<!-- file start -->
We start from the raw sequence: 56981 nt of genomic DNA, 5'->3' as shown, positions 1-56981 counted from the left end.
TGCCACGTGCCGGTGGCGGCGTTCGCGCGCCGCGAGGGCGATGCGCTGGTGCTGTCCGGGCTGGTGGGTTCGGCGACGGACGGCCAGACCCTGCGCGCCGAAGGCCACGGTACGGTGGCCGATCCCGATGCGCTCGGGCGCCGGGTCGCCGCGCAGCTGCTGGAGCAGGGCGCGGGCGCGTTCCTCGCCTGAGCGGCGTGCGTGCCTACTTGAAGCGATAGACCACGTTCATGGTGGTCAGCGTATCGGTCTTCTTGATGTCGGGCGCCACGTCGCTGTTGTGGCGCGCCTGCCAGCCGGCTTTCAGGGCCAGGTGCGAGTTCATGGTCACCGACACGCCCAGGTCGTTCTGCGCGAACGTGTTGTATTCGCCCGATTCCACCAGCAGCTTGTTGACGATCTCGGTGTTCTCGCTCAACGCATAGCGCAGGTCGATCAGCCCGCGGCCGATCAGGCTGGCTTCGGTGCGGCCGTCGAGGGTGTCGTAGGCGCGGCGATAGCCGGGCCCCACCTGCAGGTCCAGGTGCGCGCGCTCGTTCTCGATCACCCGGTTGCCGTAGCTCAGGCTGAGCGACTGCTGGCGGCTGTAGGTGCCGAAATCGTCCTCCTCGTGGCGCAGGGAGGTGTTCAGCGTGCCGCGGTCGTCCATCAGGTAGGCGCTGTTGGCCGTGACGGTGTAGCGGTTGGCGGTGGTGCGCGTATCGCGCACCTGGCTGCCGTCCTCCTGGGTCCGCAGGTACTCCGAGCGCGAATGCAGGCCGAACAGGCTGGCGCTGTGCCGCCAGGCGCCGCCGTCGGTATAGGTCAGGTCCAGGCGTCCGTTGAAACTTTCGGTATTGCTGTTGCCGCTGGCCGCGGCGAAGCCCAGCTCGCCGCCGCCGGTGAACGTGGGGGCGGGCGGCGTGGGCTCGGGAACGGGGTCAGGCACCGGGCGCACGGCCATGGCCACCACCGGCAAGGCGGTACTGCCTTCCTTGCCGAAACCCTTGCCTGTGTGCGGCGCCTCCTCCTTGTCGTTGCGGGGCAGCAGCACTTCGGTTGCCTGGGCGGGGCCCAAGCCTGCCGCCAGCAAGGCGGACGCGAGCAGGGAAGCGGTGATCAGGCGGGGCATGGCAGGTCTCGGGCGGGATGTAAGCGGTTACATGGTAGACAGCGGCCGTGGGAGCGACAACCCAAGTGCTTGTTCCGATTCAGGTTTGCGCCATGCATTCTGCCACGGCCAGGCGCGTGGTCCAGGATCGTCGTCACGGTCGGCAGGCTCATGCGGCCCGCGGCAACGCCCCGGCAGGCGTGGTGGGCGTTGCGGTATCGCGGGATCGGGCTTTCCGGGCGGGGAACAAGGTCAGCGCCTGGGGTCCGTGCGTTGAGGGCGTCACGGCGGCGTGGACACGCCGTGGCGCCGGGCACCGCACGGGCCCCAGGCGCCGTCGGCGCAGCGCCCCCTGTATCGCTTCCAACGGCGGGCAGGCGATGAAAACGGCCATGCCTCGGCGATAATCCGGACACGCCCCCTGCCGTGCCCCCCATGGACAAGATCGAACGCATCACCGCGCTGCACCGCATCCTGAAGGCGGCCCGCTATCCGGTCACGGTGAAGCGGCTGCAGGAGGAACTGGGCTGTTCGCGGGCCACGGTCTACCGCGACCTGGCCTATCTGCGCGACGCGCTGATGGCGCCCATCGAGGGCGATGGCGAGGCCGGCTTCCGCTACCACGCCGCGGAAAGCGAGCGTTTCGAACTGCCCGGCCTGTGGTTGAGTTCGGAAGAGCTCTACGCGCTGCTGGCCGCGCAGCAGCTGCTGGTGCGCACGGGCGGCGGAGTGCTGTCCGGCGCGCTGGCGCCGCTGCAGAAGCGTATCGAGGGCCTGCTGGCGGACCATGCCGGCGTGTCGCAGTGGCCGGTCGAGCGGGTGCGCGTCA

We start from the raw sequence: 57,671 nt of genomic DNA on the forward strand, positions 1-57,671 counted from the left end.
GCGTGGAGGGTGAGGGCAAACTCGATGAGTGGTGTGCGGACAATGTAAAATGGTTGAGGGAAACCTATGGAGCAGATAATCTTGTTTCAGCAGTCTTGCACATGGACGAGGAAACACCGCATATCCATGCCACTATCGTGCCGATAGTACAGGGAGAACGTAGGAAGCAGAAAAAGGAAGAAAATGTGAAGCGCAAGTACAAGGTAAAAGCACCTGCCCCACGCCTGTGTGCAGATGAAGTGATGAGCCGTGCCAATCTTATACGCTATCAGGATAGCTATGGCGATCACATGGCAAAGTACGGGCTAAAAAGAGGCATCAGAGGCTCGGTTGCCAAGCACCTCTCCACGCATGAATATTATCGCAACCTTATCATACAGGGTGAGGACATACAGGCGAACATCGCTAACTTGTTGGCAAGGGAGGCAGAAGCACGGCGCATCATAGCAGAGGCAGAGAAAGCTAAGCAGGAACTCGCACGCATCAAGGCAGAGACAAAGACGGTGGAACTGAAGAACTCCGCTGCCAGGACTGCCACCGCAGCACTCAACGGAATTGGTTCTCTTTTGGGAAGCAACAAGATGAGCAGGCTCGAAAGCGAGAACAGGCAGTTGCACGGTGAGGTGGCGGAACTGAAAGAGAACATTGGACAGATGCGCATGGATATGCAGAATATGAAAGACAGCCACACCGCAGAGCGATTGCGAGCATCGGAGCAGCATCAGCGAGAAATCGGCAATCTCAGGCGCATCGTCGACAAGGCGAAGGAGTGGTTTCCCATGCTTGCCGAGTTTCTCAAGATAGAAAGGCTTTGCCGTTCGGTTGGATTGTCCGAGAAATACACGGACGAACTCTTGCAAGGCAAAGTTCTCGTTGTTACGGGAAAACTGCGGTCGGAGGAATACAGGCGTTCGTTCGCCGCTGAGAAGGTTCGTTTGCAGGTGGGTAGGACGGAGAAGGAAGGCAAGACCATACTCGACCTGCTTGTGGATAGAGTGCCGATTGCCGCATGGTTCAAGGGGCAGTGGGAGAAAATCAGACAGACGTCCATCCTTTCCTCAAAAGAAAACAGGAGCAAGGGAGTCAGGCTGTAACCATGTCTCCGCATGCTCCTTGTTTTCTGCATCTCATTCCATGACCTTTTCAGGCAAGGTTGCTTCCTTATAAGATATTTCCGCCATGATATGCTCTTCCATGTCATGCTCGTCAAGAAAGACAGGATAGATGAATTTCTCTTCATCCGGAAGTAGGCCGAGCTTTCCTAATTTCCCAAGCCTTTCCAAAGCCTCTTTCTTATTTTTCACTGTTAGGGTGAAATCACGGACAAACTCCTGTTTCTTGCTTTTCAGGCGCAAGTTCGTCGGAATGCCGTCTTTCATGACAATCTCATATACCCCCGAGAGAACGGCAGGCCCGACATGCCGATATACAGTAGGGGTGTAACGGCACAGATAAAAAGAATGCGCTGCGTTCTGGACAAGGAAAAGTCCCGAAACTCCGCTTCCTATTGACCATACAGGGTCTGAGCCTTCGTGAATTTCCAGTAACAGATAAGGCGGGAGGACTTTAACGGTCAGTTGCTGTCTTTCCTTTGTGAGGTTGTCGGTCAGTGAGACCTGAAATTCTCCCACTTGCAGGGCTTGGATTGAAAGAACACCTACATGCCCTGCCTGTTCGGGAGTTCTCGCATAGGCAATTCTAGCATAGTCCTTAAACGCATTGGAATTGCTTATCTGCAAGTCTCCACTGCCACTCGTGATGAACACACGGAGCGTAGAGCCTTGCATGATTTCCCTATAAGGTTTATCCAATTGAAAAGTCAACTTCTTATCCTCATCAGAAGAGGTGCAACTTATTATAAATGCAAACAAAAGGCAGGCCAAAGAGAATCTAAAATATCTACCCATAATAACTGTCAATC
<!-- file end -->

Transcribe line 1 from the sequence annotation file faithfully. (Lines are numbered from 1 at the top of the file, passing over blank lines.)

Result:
We start from the raw sequence: 56981 nt of genomic DNA, 5'->3' as shown, positions 1-56981 counted from the left end.